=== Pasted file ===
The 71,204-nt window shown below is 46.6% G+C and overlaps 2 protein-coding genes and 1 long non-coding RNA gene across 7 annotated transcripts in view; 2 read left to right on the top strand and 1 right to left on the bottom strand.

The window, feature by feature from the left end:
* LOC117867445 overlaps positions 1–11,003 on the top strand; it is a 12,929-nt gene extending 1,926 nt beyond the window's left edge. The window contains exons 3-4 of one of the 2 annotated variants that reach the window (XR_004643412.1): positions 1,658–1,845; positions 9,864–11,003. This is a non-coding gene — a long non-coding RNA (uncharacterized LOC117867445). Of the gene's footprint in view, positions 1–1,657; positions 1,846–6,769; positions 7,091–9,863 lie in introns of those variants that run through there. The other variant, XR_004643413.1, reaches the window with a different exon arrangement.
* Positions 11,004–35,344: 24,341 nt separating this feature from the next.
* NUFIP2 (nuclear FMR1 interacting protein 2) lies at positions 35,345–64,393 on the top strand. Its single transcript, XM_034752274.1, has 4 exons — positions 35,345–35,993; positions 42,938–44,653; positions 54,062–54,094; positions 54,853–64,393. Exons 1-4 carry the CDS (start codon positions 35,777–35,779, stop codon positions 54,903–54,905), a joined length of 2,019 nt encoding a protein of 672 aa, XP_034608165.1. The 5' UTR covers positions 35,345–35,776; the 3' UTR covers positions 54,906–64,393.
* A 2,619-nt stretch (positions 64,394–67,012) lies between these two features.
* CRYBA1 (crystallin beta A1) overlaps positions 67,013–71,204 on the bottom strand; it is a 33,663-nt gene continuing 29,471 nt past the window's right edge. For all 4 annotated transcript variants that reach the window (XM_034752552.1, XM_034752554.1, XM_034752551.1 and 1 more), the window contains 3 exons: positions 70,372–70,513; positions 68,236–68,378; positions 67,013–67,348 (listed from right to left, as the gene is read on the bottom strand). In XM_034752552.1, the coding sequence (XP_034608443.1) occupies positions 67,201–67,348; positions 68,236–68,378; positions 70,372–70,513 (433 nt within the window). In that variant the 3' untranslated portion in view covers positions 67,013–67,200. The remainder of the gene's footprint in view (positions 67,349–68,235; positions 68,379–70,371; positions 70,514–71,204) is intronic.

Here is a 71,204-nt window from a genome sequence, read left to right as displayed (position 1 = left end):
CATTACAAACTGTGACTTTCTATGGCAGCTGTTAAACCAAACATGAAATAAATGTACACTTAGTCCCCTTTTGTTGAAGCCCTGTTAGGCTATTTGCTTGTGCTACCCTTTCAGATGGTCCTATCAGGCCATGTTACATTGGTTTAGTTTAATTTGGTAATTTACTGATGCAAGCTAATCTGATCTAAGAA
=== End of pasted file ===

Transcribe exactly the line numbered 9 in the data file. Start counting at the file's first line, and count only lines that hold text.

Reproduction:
CATTACAAACTGTGACTTTCTATGGCAGCTGTTAAACCAAACATGAAATAAATGTACACTTAGTCCCCTTTTGTTGAAGCCCTGTTAGGCTATTTGCTTGTGCTACCCTTTCAGATGGTCCTATCAGGCCATGTTACATTGGTTTAGTTTAATTTGGTAATTTACTGATGCAAGCTAATCTGATCTAAGAA